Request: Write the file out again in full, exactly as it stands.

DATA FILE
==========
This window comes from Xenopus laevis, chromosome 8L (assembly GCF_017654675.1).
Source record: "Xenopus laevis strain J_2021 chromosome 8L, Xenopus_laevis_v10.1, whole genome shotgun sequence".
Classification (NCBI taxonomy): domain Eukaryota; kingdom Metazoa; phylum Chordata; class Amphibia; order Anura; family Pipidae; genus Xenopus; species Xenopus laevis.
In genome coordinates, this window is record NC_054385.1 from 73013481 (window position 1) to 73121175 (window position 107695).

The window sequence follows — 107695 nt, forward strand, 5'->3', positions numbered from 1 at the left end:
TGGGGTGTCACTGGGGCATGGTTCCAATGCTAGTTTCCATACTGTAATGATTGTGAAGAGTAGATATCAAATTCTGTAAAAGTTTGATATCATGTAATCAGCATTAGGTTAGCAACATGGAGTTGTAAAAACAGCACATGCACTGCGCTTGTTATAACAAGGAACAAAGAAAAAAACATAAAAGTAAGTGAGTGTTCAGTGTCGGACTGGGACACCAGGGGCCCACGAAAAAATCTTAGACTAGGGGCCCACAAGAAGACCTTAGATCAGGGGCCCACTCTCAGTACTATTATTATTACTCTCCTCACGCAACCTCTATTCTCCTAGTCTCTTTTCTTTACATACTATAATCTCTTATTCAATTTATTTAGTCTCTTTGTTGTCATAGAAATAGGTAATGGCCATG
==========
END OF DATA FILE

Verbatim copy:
This window comes from Xenopus laevis, chromosome 8L (assembly GCF_017654675.1).
Source record: "Xenopus laevis strain J_2021 chromosome 8L, Xenopus_laevis_v10.1, whole genome shotgun sequence".
Classification (NCBI taxonomy): domain Eukaryota; kingdom Metazoa; phylum Chordata; class Amphibia; order Anura; family Pipidae; genus Xenopus; species Xenopus laevis.
In genome coordinates, this window is record NC_054385.1 from 73013481 (window position 1) to 73121175 (window position 107695).

The window sequence follows — 107695 nt, forward strand, 5'->3', positions numbered from 1 at the left end:
TGGGGTGTCACTGGGGCATGGTTCCAATGCTAGTTTCCATACTGTAATGATTGTGAAGAGTAGATATCAAATTCTGTAAAAGTTTGATATCATGTAATCAGCATTAGGTTAGCAACATGGAGTTGTAAAAACAGCACATGCACTGCGCTTGTTATAACAAGGAACAAAGAAAAAAACATAAAAGTAAGTGAGTGTTCAGTGTCGGACTGGGACACCAGGGGCCCACGAAAAAATCTTAGACTAGGGGCCCACAAGAAGACCTTAGATCAGGGGCCCACTCTCAGTACTATTATTATTACTCTCCTCACGCAACCTCTATTCTCCTAGTCTCTTTTCTTTACATACTATAATCTCTTATTCAATTTATTTAGTCTCTTTGTTGTCATAGAAATAGGTAATGGCCATG